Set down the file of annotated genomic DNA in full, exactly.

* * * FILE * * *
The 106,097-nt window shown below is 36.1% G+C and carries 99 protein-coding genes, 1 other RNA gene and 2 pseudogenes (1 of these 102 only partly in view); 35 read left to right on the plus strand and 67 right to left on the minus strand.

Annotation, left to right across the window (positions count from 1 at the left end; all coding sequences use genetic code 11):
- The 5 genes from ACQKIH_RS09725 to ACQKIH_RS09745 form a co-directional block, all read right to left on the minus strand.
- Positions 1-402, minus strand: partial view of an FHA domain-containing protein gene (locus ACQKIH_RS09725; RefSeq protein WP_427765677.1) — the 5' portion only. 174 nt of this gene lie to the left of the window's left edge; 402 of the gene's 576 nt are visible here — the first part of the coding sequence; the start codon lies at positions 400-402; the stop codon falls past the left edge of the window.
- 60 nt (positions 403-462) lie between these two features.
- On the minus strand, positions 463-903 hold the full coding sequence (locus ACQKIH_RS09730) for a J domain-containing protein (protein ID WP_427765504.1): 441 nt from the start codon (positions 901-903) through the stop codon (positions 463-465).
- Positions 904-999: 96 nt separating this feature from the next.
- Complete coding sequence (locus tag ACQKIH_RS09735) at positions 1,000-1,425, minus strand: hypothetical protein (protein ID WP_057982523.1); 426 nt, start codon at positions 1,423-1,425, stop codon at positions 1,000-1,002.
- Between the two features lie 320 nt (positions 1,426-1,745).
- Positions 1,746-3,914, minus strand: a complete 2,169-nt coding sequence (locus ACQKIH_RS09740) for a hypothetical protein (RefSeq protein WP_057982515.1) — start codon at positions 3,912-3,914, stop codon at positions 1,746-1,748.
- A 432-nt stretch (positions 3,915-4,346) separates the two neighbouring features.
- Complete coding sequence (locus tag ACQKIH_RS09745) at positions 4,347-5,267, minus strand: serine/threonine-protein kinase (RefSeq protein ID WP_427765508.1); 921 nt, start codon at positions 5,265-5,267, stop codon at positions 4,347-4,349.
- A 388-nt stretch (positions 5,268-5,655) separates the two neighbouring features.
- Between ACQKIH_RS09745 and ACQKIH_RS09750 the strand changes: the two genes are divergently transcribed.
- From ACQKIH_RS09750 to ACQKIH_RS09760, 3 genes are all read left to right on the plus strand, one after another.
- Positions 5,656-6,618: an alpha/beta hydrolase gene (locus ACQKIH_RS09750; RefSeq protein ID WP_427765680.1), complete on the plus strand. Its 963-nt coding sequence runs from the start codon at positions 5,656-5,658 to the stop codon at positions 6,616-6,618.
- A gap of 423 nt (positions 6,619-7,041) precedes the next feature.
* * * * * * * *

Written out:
The 106,097-nt window shown below is 36.1% G+C and carries 99 protein-coding genes, 1 other RNA gene and 2 pseudogenes (1 of these 102 only partly in view); 35 read left to right on the plus strand and 67 right to left on the minus strand.

Annotation, left to right across the window (positions count from 1 at the left end; all coding sequences use genetic code 11):
- The 5 genes from ACQKIH_RS09725 to ACQKIH_RS09745 form a co-directional block, all read right to left on the minus strand.
- Positions 1-402, minus strand: partial view of an FHA domain-containing protein gene (locus ACQKIH_RS09725; RefSeq protein WP_427765677.1) — the 5' portion only. 174 nt of this gene lie to the left of the window's left edge; 402 of the gene's 576 nt are visible here — the first part of the coding sequence; the start codon lies at positions 400-402; the stop codon falls past the left edge of the window.
- 60 nt (positions 403-462) lie between these two features.
- On the minus strand, positions 463-903 hold the full coding sequence (locus ACQKIH_RS09730) for a J domain-containing protein (protein ID WP_427765504.1): 441 nt from the start codon (positions 901-903) through the stop codon (positions 463-465).
- Positions 904-999: 96 nt separating this feature from the next.
- Complete coding sequence (locus tag ACQKIH_RS09735) at positions 1,000-1,425, minus strand: hypothetical protein (protein ID WP_057982523.1); 426 nt, start codon at positions 1,423-1,425, stop codon at positions 1,000-1,002.
- Between the two features lie 320 nt (positions 1,426-1,745).
- Positions 1,746-3,914, minus strand: a complete 2,169-nt coding sequence (locus ACQKIH_RS09740) for a hypothetical protein (RefSeq protein WP_057982515.1) — start codon at positions 3,912-3,914, stop codon at positions 1,746-1,748.
- A 432-nt stretch (positions 3,915-4,346) separates the two neighbouring features.
- Complete coding sequence (locus tag ACQKIH_RS09745) at positions 4,347-5,267, minus strand: serine/threonine-protein kinase (RefSeq protein ID WP_427765508.1); 921 nt, start codon at positions 5,265-5,267, stop codon at positions 4,347-4,349.
- A 388-nt stretch (positions 5,268-5,655) separates the two neighbouring features.
- Between ACQKIH_RS09745 and ACQKIH_RS09750 the strand changes: the two genes are divergently transcribed.
- From ACQKIH_RS09750 to ACQKIH_RS09760, 3 genes are all read left to right on the plus strand, one after another.
- Positions 5,656-6,618: an alpha/beta hydrolase gene (locus ACQKIH_RS09750; RefSeq protein ID WP_427765680.1), complete on the plus strand. Its 963-nt coding sequence runs from the start codon at positions 5,656-5,658 to the stop codon at positions 6,616-6,618.
- A gap of 423 nt (positions 6,619-7,041) precedes the next feature.